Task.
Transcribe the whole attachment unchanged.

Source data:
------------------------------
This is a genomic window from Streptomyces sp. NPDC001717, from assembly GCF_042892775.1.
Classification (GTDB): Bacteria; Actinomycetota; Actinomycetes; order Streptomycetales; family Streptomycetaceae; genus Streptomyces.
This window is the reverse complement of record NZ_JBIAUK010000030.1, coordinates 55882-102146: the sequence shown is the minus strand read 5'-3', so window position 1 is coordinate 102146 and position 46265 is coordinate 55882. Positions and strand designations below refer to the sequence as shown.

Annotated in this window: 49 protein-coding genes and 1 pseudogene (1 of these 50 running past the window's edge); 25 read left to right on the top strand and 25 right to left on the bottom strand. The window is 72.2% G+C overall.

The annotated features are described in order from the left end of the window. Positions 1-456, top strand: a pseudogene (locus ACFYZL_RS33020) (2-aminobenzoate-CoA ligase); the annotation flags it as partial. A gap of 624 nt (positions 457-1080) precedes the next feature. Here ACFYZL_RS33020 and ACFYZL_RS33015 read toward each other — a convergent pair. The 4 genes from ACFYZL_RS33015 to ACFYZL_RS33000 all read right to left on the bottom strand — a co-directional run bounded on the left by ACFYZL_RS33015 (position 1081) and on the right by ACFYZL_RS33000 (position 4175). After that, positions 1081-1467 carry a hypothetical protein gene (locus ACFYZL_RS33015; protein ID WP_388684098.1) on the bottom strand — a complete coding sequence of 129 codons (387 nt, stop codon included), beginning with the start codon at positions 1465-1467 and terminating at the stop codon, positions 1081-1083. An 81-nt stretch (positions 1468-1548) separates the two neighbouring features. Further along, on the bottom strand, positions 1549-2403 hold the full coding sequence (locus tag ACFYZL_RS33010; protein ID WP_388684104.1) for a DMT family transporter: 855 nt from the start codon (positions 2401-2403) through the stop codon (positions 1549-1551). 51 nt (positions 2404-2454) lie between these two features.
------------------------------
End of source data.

This is a genomic window from Streptomyces sp. NPDC001717, from assembly GCF_042892775.1.
Classification (GTDB): Bacteria; Actinomycetota; Actinomycetes; order Streptomycetales; family Streptomycetaceae; genus Streptomyces.
This window is the reverse complement of record NZ_JBIAUK010000030.1, coordinates 55882-102146: the sequence shown is the minus strand read 5'-3', so window position 1 is coordinate 102146 and position 46265 is coordinate 55882. Positions and strand designations below refer to the sequence as shown.

Annotated in this window: 49 protein-coding genes and 1 pseudogene (1 of these 50 running past the window's edge); 25 read left to right on the top strand and 25 right to left on the bottom strand. The window is 72.2% G+C overall.

The annotated features are described in order from the left end of the window. Positions 1-456, top strand: a pseudogene (locus ACFYZL_RS33020) (2-aminobenzoate-CoA ligase); the annotation flags it as partial. A gap of 624 nt (positions 457-1080) precedes the next feature. Here ACFYZL_RS33020 and ACFYZL_RS33015 read toward each other — a convergent pair. The 4 genes from ACFYZL_RS33015 to ACFYZL_RS33000 all read right to left on the bottom strand — a co-directional run bounded on the left by ACFYZL_RS33015 (position 1081) and on the right by ACFYZL_RS33000 (position 4175). After that, positions 1081-1467 carry a hypothetical protein gene (locus ACFYZL_RS33015; protein ID WP_388684098.1) on the bottom strand — a complete coding sequence of 129 codons (387 nt, stop codon included), beginning with the start codon at positions 1465-1467 and terminating at the stop codon, positions 1081-1083. An 81-nt stretch (positions 1468-1548) separates the two neighbouring features. Further along, on the bottom strand, positions 1549-2403 hold the full coding sequence (locus tag ACFYZL_RS33010; protein ID WP_388684104.1) for a DMT family transporter: 855 nt from the start codon (positions 2401-2403) through the stop codon (positions 1549-1551). 51 nt (positions 2404-2454) lie between these two features.